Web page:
The Challenge: A new to you author. The names tend to blur, but I figured I’d remember this author if I’d tried her before.
Why I had this one: I bought it because it was only a quarter and it’s from the same line as one of my favorite Anne Stuart categories, Housebound. (Though as it turned out, both were reprints from other Harlequin lines.)
What tickled me: Good sister/bad sister story! And almost astonishingly open minded.
What ticked me off: Piles on the drama unnecessarily at the end.
Who might like it: Fans of quieter categories that still pack some emotional punch.
I’ve long felt that the 80’s were the Golden Age of Harlequin Presents: there’s so much variety in the types of characters and stories, but they don’t have the strong emphasis on virginity, fear of sexual feelings, and coercion of the 70’s books, and weirdly, are much less conservative in general than the later books. Since I mostly read Presents, I don’t know if the other lines are generally less conservative, but I get the feeling the 80’s were good all around. This certainly is.
Genie’s a struggling actress, and she can’t resist the money her successful writer sister Valerie offers if she’ll impersonate her for a week long television interview. Genie has no idea that Valerie’s real motive is to avoid being interviewed by Pierce Stanton, brother to a woman whose husband she once had an affair with. She also has no idea she’ll find Pierce extremely attractive.
Pierce gives a grueling interview designed to humiliate “Valerie” but Genie holds her own (giving a heartfelt defense of the romance genre in the bargain.) But it’s hard for him to keep going with his plan, because he’s also very attracted to Genie, and can’t help feeling that she’s not as black as she’s painted. One thing she definitely is though, is married.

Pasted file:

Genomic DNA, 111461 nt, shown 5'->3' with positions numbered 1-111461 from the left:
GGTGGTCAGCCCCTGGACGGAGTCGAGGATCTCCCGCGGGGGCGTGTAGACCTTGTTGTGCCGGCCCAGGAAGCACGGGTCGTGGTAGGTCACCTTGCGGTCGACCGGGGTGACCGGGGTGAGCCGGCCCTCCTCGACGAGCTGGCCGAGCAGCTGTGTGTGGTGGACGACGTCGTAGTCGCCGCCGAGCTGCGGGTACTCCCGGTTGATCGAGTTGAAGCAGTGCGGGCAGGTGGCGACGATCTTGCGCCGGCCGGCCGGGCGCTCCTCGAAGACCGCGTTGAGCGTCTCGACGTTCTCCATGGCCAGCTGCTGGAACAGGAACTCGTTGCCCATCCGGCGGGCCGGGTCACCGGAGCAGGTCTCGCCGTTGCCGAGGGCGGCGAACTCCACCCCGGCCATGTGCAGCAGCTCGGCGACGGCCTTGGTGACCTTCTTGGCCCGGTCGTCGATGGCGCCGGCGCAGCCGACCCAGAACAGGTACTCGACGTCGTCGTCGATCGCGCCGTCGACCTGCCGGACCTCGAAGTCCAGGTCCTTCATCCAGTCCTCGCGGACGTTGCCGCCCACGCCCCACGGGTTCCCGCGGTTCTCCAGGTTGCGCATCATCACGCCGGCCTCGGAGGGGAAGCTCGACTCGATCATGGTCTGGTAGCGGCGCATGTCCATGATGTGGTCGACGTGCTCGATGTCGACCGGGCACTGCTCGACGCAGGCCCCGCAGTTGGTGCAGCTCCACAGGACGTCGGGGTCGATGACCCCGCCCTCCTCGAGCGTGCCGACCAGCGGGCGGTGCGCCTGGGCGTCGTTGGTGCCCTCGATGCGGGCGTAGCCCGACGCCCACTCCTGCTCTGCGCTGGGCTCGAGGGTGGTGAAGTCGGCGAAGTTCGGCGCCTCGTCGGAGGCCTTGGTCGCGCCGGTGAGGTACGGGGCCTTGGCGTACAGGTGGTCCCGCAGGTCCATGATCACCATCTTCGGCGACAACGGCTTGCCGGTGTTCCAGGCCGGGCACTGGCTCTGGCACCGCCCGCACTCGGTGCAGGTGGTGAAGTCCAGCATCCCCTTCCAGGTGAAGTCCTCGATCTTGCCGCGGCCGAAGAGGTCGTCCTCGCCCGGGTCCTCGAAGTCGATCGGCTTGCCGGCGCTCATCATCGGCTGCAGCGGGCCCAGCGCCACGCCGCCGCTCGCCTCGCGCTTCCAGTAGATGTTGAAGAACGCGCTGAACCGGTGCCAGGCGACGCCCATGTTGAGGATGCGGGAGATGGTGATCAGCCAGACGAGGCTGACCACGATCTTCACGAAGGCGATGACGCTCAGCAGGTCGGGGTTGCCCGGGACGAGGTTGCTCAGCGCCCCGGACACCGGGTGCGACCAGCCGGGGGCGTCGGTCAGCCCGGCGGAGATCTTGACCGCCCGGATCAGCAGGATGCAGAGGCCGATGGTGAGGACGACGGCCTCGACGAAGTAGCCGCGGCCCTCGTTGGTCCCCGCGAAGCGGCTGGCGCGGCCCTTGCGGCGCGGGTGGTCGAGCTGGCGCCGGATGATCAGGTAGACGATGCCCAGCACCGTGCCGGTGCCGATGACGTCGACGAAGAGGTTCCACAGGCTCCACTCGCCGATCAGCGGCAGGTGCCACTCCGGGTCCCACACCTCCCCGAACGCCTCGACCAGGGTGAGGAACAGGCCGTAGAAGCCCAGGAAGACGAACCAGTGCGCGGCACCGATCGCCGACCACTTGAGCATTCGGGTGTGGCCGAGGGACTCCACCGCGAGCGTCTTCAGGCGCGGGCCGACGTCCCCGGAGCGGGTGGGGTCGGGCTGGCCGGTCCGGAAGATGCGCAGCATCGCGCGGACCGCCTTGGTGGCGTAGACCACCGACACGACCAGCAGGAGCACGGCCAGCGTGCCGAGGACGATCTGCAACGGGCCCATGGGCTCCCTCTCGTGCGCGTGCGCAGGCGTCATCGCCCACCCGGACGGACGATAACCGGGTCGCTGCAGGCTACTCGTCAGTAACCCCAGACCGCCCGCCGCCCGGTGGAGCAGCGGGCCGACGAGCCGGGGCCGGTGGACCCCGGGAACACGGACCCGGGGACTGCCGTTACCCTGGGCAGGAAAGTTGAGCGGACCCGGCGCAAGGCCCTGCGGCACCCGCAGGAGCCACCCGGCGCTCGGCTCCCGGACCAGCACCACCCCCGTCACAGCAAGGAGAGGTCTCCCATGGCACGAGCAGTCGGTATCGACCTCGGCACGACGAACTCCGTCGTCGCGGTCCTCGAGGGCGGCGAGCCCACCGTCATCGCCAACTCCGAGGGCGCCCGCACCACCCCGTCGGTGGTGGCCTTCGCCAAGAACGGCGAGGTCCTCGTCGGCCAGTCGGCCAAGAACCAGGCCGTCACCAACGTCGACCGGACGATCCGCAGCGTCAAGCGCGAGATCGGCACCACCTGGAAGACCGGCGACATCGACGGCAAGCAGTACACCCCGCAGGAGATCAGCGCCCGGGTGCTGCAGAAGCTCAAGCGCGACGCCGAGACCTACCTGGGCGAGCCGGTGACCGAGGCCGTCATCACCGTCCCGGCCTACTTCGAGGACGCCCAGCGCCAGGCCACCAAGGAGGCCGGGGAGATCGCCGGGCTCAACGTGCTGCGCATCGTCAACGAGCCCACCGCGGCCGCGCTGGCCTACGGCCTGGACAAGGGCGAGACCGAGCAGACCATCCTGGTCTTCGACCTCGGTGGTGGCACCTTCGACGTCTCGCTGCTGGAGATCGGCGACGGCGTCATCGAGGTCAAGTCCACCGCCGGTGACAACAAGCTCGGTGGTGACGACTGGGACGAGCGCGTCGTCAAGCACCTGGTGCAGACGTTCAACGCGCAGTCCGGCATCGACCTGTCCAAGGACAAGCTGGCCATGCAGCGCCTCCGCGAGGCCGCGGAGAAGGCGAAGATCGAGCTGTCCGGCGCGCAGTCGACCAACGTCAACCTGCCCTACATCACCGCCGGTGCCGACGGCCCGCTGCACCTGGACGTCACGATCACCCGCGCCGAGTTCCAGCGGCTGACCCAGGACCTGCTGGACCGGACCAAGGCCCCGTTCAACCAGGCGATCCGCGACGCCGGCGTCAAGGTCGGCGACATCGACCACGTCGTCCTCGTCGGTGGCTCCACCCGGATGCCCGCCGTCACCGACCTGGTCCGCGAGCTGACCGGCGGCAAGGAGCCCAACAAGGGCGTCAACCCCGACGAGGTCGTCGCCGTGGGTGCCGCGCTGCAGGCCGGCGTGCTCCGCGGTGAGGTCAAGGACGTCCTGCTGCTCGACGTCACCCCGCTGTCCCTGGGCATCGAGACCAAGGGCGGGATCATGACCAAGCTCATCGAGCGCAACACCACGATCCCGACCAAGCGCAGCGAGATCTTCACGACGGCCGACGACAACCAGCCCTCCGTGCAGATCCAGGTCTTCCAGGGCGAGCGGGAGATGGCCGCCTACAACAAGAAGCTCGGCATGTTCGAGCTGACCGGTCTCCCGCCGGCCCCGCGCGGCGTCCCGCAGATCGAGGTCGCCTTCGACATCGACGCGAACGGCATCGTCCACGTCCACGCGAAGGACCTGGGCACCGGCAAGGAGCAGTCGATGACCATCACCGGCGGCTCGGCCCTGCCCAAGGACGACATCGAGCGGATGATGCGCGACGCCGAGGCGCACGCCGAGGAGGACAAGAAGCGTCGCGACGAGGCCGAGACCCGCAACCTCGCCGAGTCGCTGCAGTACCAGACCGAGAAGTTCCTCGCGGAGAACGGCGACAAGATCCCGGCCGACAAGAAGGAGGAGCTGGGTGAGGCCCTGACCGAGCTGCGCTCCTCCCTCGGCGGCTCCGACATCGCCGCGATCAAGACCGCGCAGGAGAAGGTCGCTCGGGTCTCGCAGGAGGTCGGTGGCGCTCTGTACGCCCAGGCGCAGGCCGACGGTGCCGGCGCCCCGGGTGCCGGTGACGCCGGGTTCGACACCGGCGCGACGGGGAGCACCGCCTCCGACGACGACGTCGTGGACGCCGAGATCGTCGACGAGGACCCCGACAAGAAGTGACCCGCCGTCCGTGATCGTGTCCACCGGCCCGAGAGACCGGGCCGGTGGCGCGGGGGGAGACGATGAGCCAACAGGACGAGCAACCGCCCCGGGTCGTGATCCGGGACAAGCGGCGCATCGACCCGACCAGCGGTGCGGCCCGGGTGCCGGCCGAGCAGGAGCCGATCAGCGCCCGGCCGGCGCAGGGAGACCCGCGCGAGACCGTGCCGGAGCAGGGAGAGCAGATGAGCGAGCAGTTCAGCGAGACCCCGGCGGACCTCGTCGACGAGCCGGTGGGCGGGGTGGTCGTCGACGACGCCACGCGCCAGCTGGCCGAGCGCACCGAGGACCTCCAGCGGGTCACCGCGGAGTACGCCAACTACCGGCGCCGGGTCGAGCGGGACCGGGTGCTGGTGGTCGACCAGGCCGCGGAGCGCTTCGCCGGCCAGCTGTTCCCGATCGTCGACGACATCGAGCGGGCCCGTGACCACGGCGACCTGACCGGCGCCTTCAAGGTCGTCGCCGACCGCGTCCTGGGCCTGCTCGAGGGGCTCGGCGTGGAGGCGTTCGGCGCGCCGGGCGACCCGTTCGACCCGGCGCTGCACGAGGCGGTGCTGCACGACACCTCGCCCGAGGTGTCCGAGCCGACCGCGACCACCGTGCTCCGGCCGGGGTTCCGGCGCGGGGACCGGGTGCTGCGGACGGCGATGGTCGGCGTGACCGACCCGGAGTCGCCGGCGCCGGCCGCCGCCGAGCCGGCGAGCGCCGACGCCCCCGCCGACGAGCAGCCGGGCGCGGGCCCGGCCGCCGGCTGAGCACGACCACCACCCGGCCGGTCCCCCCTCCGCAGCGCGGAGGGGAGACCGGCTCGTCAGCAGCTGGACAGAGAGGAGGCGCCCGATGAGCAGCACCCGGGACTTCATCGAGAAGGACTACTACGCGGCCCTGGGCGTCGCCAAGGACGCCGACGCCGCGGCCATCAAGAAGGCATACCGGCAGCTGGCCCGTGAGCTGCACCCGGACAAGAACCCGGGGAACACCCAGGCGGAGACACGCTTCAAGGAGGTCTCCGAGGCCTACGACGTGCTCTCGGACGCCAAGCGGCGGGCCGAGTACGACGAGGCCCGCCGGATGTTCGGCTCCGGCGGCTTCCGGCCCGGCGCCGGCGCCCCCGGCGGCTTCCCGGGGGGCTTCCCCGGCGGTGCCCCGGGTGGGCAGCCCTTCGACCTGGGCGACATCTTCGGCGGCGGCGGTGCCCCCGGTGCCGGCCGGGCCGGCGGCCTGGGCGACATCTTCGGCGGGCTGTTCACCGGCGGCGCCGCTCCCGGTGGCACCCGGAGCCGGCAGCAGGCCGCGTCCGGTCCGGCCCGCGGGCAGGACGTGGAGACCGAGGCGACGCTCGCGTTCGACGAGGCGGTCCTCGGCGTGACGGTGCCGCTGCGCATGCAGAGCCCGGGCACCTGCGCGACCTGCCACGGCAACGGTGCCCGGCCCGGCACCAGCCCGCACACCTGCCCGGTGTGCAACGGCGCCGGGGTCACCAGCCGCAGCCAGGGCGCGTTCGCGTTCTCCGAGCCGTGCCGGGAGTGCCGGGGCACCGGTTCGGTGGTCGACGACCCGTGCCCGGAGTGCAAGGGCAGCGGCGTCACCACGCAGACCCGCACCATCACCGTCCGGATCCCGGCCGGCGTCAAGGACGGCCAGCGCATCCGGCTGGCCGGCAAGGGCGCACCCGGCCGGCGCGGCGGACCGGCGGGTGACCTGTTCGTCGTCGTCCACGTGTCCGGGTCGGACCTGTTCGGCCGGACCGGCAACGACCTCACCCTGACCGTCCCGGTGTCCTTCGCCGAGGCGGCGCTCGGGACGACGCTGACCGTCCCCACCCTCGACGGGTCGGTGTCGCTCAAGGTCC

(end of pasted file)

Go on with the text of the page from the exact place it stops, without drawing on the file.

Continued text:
This had a nice dollop of angst, but it’s not over the top. Pierce isn’t a jerk for very long; he’s mostly an honorable guy trying to do the right thing. (With some intimacy issues kind of thrown in.) Genie feels bad about lying to him, but she’s in a tight spot too. She can’t pay her sister back, and there’s a desperation to their relationship — they keep losing and then finding each other — that makes it hard for her to spill the beans.
I liked the recognition that there are other kinds of relationships besides strictly monogamous ones. Pierce wonders whether Valerie has an open marriage, without judgement. His thoughts on the whole issue are never that fully formed — having realized he can’t live without her, he goes for it without making plans about what will or should happen. (Only when he — he thinks — sees her with her husband does he get jealous and demanding.)
The ending goes slightly weird and gives Pierce some issues which I thought pretty much unnecessary, and there are a few plot holes. Genie’s age isn’t mentioned, but from context she must be fairly young. Valerie is 37 — surely prepared interviewer Pierce would know this. She’s also extremely pregnant, though supposedly this has been kept quiet. And Genie never seems to consider how this impersonation might affect her career, even after she gets a big part on a soap and is interviewed as herself on television.
But the emotional appeal of the romance is top notch, and I’ll definitely try this NTM author again.
P.S. Oh… my. The only Minger story my library has is this.
P.P.S. I downloaded the library book and it is so whackadoodle, stupid, narrow-minded, and offensive, I’m starting to doubt this review. 😦 On the other hand, it was published in 1995…